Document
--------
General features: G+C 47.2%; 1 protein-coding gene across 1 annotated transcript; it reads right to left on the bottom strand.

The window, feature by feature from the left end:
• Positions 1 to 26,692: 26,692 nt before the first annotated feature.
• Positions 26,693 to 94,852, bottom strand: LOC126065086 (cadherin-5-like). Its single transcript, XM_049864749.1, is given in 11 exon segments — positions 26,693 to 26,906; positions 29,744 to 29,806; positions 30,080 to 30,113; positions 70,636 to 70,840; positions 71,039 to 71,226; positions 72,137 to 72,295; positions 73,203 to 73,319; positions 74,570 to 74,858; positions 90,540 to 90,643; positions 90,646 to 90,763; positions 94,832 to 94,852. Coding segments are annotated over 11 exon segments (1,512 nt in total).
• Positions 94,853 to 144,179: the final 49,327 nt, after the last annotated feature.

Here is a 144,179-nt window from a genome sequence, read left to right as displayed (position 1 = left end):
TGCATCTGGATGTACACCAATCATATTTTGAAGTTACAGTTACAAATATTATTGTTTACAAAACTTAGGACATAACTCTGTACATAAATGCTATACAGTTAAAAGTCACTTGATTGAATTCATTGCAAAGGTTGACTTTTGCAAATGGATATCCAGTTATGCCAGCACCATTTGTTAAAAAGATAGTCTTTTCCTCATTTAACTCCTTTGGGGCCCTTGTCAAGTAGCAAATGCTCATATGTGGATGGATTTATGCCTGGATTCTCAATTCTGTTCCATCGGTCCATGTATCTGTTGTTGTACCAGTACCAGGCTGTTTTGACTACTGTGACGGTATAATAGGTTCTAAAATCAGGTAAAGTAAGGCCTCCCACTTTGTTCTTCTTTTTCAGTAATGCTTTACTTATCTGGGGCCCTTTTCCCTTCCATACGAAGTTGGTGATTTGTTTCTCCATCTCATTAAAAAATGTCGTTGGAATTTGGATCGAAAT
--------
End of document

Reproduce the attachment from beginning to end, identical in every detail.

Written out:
General features: G+C 47.2%; 1 protein-coding gene across 1 annotated transcript; it reads right to left on the bottom strand.

The window, feature by feature from the left end:
• Positions 1 to 26,692: 26,692 nt before the first annotated feature.
• Positions 26,693 to 94,852, bottom strand: LOC126065086 (cadherin-5-like). Its single transcript, XM_049864749.1, is given in 11 exon segments — positions 26,693 to 26,906; positions 29,744 to 29,806; positions 30,080 to 30,113; positions 70,636 to 70,840; positions 71,039 to 71,226; positions 72,137 to 72,295; positions 73,203 to 73,319; positions 74,570 to 74,858; positions 90,540 to 90,643; positions 90,646 to 90,763; positions 94,832 to 94,852. Coding segments are annotated over 11 exon segments (1,512 nt in total).
• Positions 94,853 to 144,179: the final 49,327 nt, after the last annotated feature.

Here is a 144,179-nt window from a genome sequence, read left to right as displayed (position 1 = left end):
TGCATCTGGATGTACACCAATCATATTTTGAAGTTACAGTTACAAATATTATTGTTTACAAAACTTAGGACATAACTCTGTACATAAATGCTATACAGTTAAAAGTCACTTGATTGAATTCATTGCAAAGGTTGACTTTTGCAAATGGATATCCAGTTATGCCAGCACCATTTGTTAAAAAGATAGTCTTTTCCTCATTTAACTCCTTTGGGGCCCTTGTCAAGTAGCAAATGCTCATATGTGGATGGATTTATGCCTGGATTCTCAATTCTGTTCCATCGGTCCATGTATCTGTTGTTGTACCAGTACCAGGCTGTTTTGACTACTGTGACGGTATAATAGGTTCTAAAATCAGGTAAAGTAAGGCCTCCCACTTTGTTCTTCTTTTTCAGTAATGCTTTACTTATCTGGGGCCCTTTTCCCTTCCATACGAAGTTGGTGATTTGTTTCTCCATCTCATTAAAAAATGTCGTTGGAATTTGGATCGAAAT